The intransigence of the federal government coupled with the brutality of the Army has given rise to an armed Baloch movement. The Pakistani government blames India for fomenting an insurgency in the area. It’s hard to know, with any certainty whether that’s the case, but it’s clear that groups like the BLA (Baloch Liberation Army) and BRA (Baloch Republican Army) enjoy widespread support among the Baloch as they launch attacks on the Army and FC. Thus, even if funding may come from international players, the genuineness of the insurgency cannot be doubted.
There is however one troubling aspect to the militancy as well as to Baloch nationalist rhetoric. The Baloch often define the issue in terms of Punjabi domination over Balochistan, and regard Punjabis living in the area as “settlers,” sometimes attacking them in retaliation for attacks on the Baloch. The most recent case has been the cycle of violence initiated in Khuzdar where the FC cold-bloodedly opened fire on a student protest killing two and injuring several including one 20-year old student Liaquat Kurd whose left leg has had to be amputated as a result. In return, four Punjabis were killed in various parts of Balochistan.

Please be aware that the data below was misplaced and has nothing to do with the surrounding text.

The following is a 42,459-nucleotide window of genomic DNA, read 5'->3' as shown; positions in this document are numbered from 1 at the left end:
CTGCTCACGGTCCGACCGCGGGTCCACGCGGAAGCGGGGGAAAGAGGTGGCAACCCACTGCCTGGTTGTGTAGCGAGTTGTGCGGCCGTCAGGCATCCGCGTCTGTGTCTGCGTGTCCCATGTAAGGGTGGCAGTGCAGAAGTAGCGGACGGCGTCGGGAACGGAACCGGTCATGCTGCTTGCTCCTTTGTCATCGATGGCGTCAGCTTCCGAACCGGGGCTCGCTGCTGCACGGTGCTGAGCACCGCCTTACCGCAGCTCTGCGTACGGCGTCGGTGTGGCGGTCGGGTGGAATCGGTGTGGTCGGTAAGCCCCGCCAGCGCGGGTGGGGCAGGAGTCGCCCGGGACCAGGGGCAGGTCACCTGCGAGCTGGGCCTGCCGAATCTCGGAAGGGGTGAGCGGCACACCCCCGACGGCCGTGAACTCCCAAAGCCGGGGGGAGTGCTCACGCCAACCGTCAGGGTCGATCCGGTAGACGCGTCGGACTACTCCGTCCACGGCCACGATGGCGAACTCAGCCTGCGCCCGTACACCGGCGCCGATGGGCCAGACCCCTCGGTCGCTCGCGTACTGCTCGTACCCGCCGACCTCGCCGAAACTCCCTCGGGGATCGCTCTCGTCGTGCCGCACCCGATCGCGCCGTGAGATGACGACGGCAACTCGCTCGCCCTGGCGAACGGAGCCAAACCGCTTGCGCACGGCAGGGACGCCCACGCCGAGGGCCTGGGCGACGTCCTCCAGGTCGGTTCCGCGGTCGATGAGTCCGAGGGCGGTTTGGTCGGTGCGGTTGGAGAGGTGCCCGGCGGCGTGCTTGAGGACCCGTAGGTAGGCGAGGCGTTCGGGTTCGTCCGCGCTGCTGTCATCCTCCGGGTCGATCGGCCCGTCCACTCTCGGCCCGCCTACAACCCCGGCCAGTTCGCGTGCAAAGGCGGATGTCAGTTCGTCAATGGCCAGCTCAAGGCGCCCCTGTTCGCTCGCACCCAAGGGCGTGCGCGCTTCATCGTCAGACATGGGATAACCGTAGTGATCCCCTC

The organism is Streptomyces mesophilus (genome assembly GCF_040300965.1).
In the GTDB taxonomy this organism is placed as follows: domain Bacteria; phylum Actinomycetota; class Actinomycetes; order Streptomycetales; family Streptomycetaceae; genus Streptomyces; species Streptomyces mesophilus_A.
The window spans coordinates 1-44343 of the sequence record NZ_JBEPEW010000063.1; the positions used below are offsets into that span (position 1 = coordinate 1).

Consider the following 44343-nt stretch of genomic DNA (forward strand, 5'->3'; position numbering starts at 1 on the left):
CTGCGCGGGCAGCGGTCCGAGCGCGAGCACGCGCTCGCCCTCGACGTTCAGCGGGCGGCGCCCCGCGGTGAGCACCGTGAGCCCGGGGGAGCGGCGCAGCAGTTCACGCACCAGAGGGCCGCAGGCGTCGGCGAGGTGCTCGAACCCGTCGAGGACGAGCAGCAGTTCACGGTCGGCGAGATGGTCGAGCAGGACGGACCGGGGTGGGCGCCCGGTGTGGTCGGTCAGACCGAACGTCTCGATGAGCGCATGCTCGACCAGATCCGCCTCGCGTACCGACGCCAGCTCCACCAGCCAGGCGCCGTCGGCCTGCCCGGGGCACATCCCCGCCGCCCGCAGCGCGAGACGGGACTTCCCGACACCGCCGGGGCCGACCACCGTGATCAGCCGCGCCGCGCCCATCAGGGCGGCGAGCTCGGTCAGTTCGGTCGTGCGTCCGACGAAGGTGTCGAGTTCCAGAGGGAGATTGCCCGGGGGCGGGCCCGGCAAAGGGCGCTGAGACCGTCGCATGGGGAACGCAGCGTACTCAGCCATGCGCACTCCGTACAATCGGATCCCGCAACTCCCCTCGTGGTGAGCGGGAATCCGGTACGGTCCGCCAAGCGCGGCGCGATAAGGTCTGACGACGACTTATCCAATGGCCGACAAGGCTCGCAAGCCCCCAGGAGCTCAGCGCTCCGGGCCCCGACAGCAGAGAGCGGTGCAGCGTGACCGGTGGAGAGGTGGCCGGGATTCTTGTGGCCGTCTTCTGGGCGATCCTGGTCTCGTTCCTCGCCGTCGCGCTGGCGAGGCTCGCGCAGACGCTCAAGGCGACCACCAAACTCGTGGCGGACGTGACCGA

Pressed on this issue, Baloch nationalists give varying responses: some claim that those killed have links to the intelligence agencies; others argue that intelligence agencies are killing Punjabis in order to give a bad name to the Baloch struggle, a claim difficult to swallow as the BLA has accepted responsibility for three of the four killings. Other non-Baloch communities such as the Hazara have also come under attack.
Following this model of organic nationalism appears to be dangerous on two grounds. First, unlike Israel’s direct funding of Israeli settlers on Palestinian territory, the non-Baloch population inside Balochistan has not, by-in-large, been systematically placed there by the government. It thus smacks of a disregard for human rights which is not helpful to the the movement. One wonders what kind of havoc this kind of ethno-nationalism will wreak should Balochistan gain independence. Secondly, it’s simply not strategically useful because it alienates potential supporters of the Baloch struggle. While the movement appears to be gaining strength and momentum in the wake of Akbar Bugti’s murder, it now remains to be seen whether it can ground itself in more sophisticated rhetoric. None of this however, takes away from the central fact that Balochistan–like Swat of late (which I also visited)–is under occupation by Pakistan’s own Army, and that Army and its government (for the Army owns the country), have dealt with the Baloch cruelly.
The End Game
Now, Obama’s war is likely to further destabilise the region with the Army using the chaos as a cover to crack-down on Baloch nationalists rather than the Taliban once again. The end game may be that—as with Egypt and the Middle East generally in the 1970s—the repression of secular Baloch nationalists compounded by possible drone attacks may actually pave the way for the very Islamists Washington so fears.